Are you self-employed or self-unemployed?

By Neil Patrick

As the economy improves, so too are the prospects for self-employment

The government has been making bold announcements about the fall in unemployment lately.

On the surface, the latest UK figures are very good news. Employment is up, unemployment and youth joblessness is down.

Almost a quarter of a million jobs were created in the three months to February a rate of growth which is easily outpacing the US, still the world's biggest economy.

UK self-employment has risen by more than 600,000 since the 2008 crisis to 4.5m. Some argue that this is a sign of entrepreneurship. This may be true in some cases. But my experience suggests something else.

I call it ‘self-unemployment’

There’s a whole army of professionals in the UK, who for years enjoyed well-paid secure jobs. Their skills meant they could be confident about long and rewarding careers. Then, in 2008 the tsunami hit.

That was almost six years ago.

In the ensuing collapse, hundreds of thousands of established career professionals watched helplessly as not just their jobs, but often their employers and even whole industry sectors were swept away.

If you are one of these people and if you’ve been largely unemployed for that period, even if you’ve called yourself ‘self-employed’, your chances of getting hired into a new job again haven’t improved much.

For a start you are six years older. And six years is the total career history of many of your younger, more up to date competitors for jobs. Whilst they have been growing their skills and experience and keeping up to date, what have you been doing?

I know dozens of formerly employed people who have lost their often well paid jobs in the recession. They are nothing like the traditional long-term employed, low on education, skills and motivation. They are used to getting up and going to work. And they have valuable skills.

They don’t like the stigma of being labelled ‘unemployed’. But they haven’t been able to find jobs. So they have turned to self-employment, usually trying to apply and sell the skills they have acquired during their career.

The reality of self-employment

When they did this they experienced a rude awaking. They discovered that earning a living in this way is much harder than they ever thought possible.

There are many reasons for this. The fact is that being highly skilled in your profession as an employee, doesn’t automatically equip you with all the skills you’ll need to do a similar type of work as a self-employed person.

For a start, some jobs just do not lend themselves to self-employed variations of what you did when you were employed.

Secondly the work will not come to you. You have to hunt it down, grow your network and opportunities. This work which of course is always unpaid, consumes a large part of your available time.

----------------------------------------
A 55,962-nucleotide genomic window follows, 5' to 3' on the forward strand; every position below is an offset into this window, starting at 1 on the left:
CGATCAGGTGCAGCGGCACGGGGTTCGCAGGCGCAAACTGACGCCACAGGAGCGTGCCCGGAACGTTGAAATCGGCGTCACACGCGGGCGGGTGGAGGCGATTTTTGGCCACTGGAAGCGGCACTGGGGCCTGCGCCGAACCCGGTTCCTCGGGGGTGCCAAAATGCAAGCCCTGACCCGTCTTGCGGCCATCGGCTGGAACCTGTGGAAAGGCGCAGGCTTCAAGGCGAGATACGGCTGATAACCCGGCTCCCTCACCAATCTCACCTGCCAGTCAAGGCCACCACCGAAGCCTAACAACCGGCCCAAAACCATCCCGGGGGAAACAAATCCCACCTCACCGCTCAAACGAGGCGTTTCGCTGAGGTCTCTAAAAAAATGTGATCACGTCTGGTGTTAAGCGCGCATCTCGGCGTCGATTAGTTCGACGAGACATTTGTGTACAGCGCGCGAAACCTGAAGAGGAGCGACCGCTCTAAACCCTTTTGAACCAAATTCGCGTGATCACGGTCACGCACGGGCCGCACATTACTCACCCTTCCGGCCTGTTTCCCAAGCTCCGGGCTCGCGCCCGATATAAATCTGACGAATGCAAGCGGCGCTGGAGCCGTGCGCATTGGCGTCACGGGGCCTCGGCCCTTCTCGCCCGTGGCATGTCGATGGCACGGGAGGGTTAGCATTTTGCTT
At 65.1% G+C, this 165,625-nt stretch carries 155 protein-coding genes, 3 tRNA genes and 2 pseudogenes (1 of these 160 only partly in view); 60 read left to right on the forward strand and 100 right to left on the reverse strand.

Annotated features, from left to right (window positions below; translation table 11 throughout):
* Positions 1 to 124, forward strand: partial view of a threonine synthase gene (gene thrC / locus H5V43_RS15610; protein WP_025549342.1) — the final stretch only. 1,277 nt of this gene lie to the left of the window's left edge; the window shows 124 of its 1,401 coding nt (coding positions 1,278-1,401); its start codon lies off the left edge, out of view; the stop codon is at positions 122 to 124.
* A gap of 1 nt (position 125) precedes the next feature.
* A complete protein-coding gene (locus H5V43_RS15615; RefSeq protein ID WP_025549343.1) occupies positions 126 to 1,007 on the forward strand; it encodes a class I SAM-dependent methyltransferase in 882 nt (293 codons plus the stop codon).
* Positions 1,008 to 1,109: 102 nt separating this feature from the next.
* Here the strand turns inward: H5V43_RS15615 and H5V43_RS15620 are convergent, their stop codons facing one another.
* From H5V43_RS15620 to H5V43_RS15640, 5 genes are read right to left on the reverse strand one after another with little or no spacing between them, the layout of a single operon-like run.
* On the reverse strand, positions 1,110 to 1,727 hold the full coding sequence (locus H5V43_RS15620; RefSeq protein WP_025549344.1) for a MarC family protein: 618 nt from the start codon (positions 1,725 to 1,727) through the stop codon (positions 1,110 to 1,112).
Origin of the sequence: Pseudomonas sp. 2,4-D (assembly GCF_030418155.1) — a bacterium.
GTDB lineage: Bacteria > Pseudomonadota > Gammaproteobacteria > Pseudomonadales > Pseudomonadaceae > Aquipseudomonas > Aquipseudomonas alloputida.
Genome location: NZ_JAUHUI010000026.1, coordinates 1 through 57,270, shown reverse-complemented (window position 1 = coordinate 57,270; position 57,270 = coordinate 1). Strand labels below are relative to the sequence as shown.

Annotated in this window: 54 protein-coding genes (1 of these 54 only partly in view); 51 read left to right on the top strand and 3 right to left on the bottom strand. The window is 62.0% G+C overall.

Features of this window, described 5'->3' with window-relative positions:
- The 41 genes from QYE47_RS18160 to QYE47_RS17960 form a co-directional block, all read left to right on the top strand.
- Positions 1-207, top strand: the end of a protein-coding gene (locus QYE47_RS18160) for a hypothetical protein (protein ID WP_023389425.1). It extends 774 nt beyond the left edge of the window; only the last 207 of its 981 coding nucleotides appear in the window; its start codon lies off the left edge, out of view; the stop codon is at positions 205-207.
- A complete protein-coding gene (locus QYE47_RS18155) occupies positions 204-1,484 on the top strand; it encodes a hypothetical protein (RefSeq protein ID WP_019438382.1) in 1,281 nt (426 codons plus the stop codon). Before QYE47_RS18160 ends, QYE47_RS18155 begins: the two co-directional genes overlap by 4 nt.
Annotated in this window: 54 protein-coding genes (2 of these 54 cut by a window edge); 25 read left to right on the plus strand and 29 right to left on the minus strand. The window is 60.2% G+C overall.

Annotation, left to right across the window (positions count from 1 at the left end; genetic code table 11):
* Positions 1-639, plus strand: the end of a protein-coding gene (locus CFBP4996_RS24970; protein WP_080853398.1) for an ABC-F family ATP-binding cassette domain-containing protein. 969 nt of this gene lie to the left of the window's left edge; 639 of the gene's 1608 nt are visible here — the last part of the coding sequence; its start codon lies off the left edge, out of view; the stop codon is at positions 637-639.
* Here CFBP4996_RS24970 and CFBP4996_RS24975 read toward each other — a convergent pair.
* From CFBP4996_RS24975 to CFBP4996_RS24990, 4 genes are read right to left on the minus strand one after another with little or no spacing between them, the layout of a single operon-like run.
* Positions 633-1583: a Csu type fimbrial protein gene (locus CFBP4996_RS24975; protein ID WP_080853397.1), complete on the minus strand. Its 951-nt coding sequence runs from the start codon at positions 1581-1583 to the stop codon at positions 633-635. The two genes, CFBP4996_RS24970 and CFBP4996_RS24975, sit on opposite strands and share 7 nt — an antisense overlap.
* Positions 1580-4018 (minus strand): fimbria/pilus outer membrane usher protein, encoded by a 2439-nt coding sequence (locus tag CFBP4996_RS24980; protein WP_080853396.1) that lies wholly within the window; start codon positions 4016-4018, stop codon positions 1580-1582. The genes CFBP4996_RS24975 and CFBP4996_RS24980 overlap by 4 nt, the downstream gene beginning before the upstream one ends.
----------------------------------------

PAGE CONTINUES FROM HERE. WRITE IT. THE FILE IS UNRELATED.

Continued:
Third, when you find an opportunity, you need a whole set of sales and marketing skills to turn that opportunity into an income stream.

And you need to keep the work coming month in month out, just like your bills.

Overcoming these obstacles is a skillset all on its own.

But things are set to improve

Right now, the economic recovery is still fragile and organisations are cautious about any expenditure, often preferring instead to try and solve problems with their existing resources. However, assuming the economy continues to improve, this caution will ease, particularly in the private sector, creating a greater willingness for businesses to spend again.

Hiring extra full-time staff can be a big step for firms. Plenty of skilled work needs to be done which may not warrant a full time position, but which can be ideally carried out by a part time contractor, who is flexible on the hours they work and carries no overhead or legal and contractual obligations for the client.

Second, as employment levels rise, the available pool of talent will shrink, forcing businesses to look around more widely for the skills they need.

My feeling is that in the UK, the prospects for the self-employed are likely to slowly but steadily improve over the coming months.

So if you are currently self-unemployed, my view is that you should stay the course. The jobs market may be improving, but you will not be at the front of the queue when the hiring decisions are being made.

Play to your strengths, recognise the economic environment is changing and set out to capitalise on it. You may have been self-unemployed, but right now the prospects for being self-employed are looking better than they have for years.

Recognise this is happening and prepare for it. Revisit your contact list and prospects. Review and update your marketing. Attend more networking events. Step up your social media activity.

You’ve got this far and the tide is turning.

If you recognise any of these things happening in your business, do please post your experience and observations below.


  1. Neil, this is just as true and valid in the U.S. Excellent article.


    Diana Schneidman, author, Real Skills, Real Income: A Proven Marketing System to Land Well-Paid Freelance and Consulting Work in 30 Days or Less

    1. Thank you Diana for a US perspective on this. I suspected things were similar, but I don't have first hand experience of what's happening on your side of the pond. And I thoroughly recommend your book for those who may be grappling with these problems. :-)